Readers sound off on replacing notebooks with handhelds and on the FCC's spectrum cap

By Ephraim Schwartz, InfoWorld |  Hardware

"The week the Pocket PC was introduced, in April 2000, I bought a Jornada Pocket PC for $400. My laptop has been out of the closet exactly four times since then! I will never have to buy another one. When I travel, a small fanny pack will hold all the gear -- charger, folding keyboard, power pack for up to 7 hours additional charge, modem and cord, earphones, and six Compact Flash cards. It's beautiful!"

Is bigger better when it comes to spectrum ownership?

A couple of weeks ago I suggested that the FCC should not lift the spectrum cap that limits the amount of bandwidth any single entity can own in a geographic marketplace to 45MHz.

More competition means lower connection charges. "I feel that limiting the bandwidth anyy one provider can control is good for the consumer," James Tomascak says. "Take a look at cellular versus PCS mobile phones. FCC rules currently allow only two providers of cellular service in any geographic region, yet there can be many PCS providers. In Minneapolis there are no less than 10 PCS providers but only the two cellular providers. On any given Sunday there are at least 20 to 30 newspaper ads offering PCS service (most with free long distance) at a rate of $35 for anywhere from 1,200 to 2,000 minutes of airtime. I can't remember the last time I saw an ad for cellular service."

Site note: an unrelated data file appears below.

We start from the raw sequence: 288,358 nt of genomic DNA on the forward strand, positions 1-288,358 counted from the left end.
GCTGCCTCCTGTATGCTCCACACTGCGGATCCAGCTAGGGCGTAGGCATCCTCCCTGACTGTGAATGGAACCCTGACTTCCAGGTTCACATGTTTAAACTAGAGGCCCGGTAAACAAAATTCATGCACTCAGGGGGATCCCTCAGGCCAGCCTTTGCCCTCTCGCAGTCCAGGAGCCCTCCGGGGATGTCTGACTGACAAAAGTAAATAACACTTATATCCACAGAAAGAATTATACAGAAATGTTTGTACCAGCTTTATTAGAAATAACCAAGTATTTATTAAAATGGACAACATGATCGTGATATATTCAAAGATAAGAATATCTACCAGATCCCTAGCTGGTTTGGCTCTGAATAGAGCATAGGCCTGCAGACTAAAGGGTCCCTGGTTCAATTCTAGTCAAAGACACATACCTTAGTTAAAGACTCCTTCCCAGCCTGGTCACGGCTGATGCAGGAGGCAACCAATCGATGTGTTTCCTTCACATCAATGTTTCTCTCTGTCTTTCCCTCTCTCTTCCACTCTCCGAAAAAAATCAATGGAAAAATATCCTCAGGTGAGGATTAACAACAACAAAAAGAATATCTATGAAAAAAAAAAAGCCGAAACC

Bigger is better. "You can bet your bottom dollar on the fact that the larger corporations are going to have the bucks to offer services at a lower cost than smaller ones, are going to have larger customer bases and the support networks that go along with them, and most important, the advertising dollars to reach more of us with their offerings," wireless web developer Dean Barter writes.

"I find [Cellular Telecommunications and Internet Association's] Mr. Larsen's arguments eerily reminiscent of those from other industries where near monopolies feel that they should be given competitive advantages, especially ones that will give 'monetary incentives' to build up the networks," says Kurt Cagle, author of XML Developers Handbook. "In plainspeak, this argument can be turned around to a threat: 'If you don't give us money, we'll deliberately stall our development of the infrastructure.' The irony of this is that the threat is hollow: If the companies in question do not build up their infrastructure, then somebody else, seeing an opportunity, will."

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